I’ve done allot of things that have distracted me from my goals this last week or so (I’ve been watching a lot of TV). I feel like I need a nudge, a shot in the butt to get going. I wonder if my goals are really worth fighting for and if I can even reach them. I feel the hand of doubt around my heart.

It’s time to reset myself. I need to get my passion back.

What was it I was striving for? What was the mission of my life? What was the passion that urged me on every moment? I need to pause for a moment and consider things. Is my passion big enough to keep me in motion and motivated to work for it every day?

Today I’m working without enthusiasm. I’m going about my work with words supported by unshakable faith in their message, but without my heart slamming in my chest demanding that I drive forward with great energy.

I’m searching back in my mind. I’m realizing I should have made the Enthusiasm notebook I had thought about making. I think I’ll do that next time I’m really enthusiastic. I’ll make a notebook with my definite purpose (my passion and goal) and the things that really make me enthusiastic. That way the next time I’m feeling like this, I can reference it and not be stuck mired in the place I’m in today… in neutral with no forward inertia.

Remember.

Remember what I’ve been fighting for.

Having goals and ambitions and having an illness like Bipolar Disorder makes my days hard. The illness whispers to me to blink a few times and let my guard down, to let the illness have its way with me. But I don’t want to do that.

I won’t do that.

(Previously published in The Etiquette of Madness)

Preparation for Depression

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Let me be blunt. When you are depressed you will have a negative attitude. Hopefully, by this time, you’ve prepared for what to do when you crash. I thought up a plan that has helped me on more than one occasion. Maybe you’ll find it helpful too.

I’d suggest you think about this carefully and write your own plan out and put it someplace you’ll see it if you start crashing. Write it down and post it someplace you’re likely to see it when you want to go head first into one of those safer barriers on the freeway. You know what I mean, the things we’ve fantasized about driving into, but that we’re never going to. Right?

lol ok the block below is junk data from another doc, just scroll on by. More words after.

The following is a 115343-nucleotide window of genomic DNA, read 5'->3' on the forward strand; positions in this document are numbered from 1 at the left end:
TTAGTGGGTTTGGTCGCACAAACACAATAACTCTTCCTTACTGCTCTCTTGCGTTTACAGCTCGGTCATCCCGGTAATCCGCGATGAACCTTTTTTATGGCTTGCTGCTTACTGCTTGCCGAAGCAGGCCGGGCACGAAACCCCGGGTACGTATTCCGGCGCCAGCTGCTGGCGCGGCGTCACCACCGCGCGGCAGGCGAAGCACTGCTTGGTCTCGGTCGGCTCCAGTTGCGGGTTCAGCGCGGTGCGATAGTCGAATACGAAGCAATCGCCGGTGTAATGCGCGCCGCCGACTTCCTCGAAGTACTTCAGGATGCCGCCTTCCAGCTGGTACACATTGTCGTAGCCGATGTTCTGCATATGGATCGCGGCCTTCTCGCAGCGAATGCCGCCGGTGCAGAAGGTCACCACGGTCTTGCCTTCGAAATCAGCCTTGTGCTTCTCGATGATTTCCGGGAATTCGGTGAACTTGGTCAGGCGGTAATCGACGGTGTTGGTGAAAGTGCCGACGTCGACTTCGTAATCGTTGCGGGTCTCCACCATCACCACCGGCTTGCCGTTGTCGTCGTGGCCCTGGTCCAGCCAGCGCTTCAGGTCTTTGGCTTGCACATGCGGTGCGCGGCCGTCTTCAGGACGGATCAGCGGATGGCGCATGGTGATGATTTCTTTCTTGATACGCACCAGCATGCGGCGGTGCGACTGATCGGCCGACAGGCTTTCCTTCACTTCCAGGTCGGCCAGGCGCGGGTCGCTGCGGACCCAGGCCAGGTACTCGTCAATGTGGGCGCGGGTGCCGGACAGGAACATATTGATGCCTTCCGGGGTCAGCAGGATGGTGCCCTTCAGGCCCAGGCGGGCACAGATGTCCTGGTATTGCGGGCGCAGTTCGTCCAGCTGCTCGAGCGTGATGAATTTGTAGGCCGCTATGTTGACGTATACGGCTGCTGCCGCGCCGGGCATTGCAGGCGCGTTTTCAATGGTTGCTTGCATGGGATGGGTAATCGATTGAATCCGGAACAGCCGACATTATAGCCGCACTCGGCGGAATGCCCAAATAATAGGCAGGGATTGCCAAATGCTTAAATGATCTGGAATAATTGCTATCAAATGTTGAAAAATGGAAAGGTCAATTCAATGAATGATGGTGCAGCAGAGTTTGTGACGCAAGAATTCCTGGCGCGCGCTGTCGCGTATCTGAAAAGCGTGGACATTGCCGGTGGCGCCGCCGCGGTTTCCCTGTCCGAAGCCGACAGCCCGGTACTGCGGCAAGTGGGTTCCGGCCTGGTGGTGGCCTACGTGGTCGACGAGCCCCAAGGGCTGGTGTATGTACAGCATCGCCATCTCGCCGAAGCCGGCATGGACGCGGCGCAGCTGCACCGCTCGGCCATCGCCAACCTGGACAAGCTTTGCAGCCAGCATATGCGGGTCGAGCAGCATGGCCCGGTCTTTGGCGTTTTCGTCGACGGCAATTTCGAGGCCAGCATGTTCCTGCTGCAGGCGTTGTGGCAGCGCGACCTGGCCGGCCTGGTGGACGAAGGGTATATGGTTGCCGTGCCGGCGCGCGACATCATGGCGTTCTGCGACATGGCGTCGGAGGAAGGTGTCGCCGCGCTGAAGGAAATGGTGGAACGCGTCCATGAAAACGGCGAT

Or when you realize you’re in bed feeling like doo-doo not because you’re sick, but because you’re sliding into the deep well of depression.

This is the emergency list I use myself. So far it has helped me in the confusion that I feel when I swing up or down. When my thinking is clouded I need a guide rope I can reach out and hold on to and I use this. (I have used these in various orders. Do what works for you.)

Emergency List
Go see counselor immediately – If they can’t see you right away maybe they’ll talk to you on the phone. Ask. You won’t know unless you ask.
Make sure meds are being taken as prescribed – don’t wimp out and stop taking them. Do it.
Take care of yourself physically – force yourself to get up, you have to try!
Call your emergency person – perhaps this is the same person you’ve shared your goals with
– If you are suicidal and have the means to do it and are really thinking about doing it don’t hesitate, call 911. Have someone take you to the hospital. Call the suicide prevention hotline in your area. Reach out to someone safe. You’ll need to choose this person ahead of time and talk to them about what you need if you call them and tell them you need help. You can’t call a random friend up and start explaining about your illness when you’re in crisis. Prepare ahead of time.
Add anything to this list that you have found helps you

Emergency List (Just the essentials)
Go see counselor immediately
Make sure meds are being taken as prescribed
Take care of yourself physically
Call your emergency person
– If you are suicidal – call 911

Sharing
Share your list with us or email it to me. I’m very interested to see what you do. What do you do to put the brakes on? We’ve all found ways to deal with it differently. Maybe some of you don’t have any idea of how to deal with it. You’re swallowed whole and cannot breathe. . If that’s the case read this list again and think about doing what it says.

I’m not a medical professional. These are only my opinions, but I have found that they work for me. They don’t prevent me from crashing, but they help direct my fall to a safer place.

Reasons 100 Reasons to Live (from a random website)
http://www.1000reasonstolive.org/list.php

 

A Bipolar House Hunting & Being Successful

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I got up yesterday close to on time and took the Bailey out and fed the cats. Bailey doesn’t eat early in the day. It distresses me I have to admit it. Yesterday afternoon we went house hunting. It’s been almost a month since the broker last took us out. The market here is really low on inventory. Houses are being bought the day they go on the market. You can imagine I might be feeling some stress about this. I am.

I spent time playing ball with Bailey before we went out. She helps me calm down. We played soccer. I kick it and she catches it and brings it back. We play in the house. When I down size I probably won’t be able to kick the ball around like this. We’re looking for a place with a fenced yard.

I’m stressed. I took a chill pill before I left to meet my mom because I started to feel really anxious. I started tapping my legs violently, which is one of the physical signs I’m having anxiety. After playing ball and taking the pill I started to calm down.

I chose to be positive about looking for houses yesterday. I don’t mean that I believed that because I was thinking positively that we’d find a house. What I do mean is that I chose to go looking with my broker and my mother and be positive towards them and the situation in general. I accepted that we might find the perfect house. I accepted we might not find anything remotely good. We saw some interesting houses. Let’s just leave it at that. We’re still looking.